St. Lucia’s Sugar Beach: “The Hottest New-Old Resort in the Caribbean”


Yes, another article on an expensive resort in the Caribbean. But for some of my friends—who are doing scholarship on the significance of touristic appropriation of former plantations and other sites that spawned colonial inequality—this may be another case study. Ann Abel (Forbes) writes about the luxurious Sugar Beach, previously the Jalousie Plantation:

The resort that used to be called Jalousie Plantation was blessed to occupy one of the sexiest, most scenic spots in all of the Caribbean: a crescent of sand between St. Lucia’s famous Piton mountains. The site of an 18th-century sugar plantation, the palm-dotted 100-acre property became a resort in the late 1990s with a name meant “jealousy” in creole. I have to side with the many St. Lucians who told me they liked the old name better: It’s evocative, seductive—and accurate, because anyone who got wind you were headed there was likely to be very envious indeed.

But when the resort emerged from a three-year, $100 million-plus renovation last November, the old Jalousie name gave way to Sugar Beach, a Viceroy Resort. While it’s saying something that Viceroy finally felt ready to put its name on it after five years of involvement, the moniker could describe any development in the Caribbean. But to be fair, the sand is awfully white and powdery, and the service is genuinely sweet.

In any case, the ho-hum name hasn’t seemed to dim its stars at all. Gwyneth Paltrow spent New Year’s at the resort, and liked it enough to post family photos taken there on When I visited earlier this month, Matt Damon’s planned takeover of the place to renew his wedding vows was the hot topic of island gossip. (Admirably discreet, the resort declined to comment.)

[. . .] Sugar Beach also offers terrific water sports, including a unique-to-St. Lucia hybrid called Snuba, in which swimmers dip up to 20 feet below the surface with a long hose connected to an air supply—and the unencumbered agility of a snorkeler—as well as actual diving. On land, there are serious morning walks, and the staff can arrange excursions to climb Gros Piton. There’s a seriously beautiful tree-house-style spa, and a very good gym.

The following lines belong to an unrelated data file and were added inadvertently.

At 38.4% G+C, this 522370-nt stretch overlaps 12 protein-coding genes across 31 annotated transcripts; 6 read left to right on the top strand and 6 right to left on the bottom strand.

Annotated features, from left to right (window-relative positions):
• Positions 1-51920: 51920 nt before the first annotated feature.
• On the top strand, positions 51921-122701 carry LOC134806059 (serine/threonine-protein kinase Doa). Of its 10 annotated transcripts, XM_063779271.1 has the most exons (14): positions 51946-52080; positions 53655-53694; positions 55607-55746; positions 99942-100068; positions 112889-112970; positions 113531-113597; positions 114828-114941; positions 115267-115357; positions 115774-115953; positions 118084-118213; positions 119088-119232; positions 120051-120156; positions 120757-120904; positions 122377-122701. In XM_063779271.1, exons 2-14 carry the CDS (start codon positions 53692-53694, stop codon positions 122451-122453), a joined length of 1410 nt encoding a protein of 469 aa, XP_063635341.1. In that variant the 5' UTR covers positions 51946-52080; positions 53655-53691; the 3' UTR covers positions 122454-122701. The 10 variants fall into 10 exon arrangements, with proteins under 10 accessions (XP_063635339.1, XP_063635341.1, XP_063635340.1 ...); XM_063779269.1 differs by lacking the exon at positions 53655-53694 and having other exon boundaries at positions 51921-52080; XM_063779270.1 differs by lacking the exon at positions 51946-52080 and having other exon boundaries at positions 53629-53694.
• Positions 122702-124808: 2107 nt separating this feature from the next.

That’s useful considering the abundance of tasty food and drink. The Bayside Restaurant serves the sort of simple seafood that seems so right at a place like this, while the more formal Palm Court creates more ambitious tasting menus. One bar specializes in mojitos and caipirinhas, while another is focused enough on upscale concoctions using the national beverage that it employs a “rummelier.”

Take it easy, though. You wouldn’t want to sleep through breakfast outside on the Terrace, drinking in that incredible view of the Pitons and the sea.

For more information and full article, see

Leave a Reply

Fill in your details below or click an icon to log in: Logo

You are commenting using your account. Log Out /  Change )

Google photo

You are commenting using your Google account. Log Out /  Change )

Twitter picture

You are commenting using your Twitter account. Log Out /  Change )

Facebook photo

You are commenting using your Facebook account. Log Out /  Change )

Connecting to %s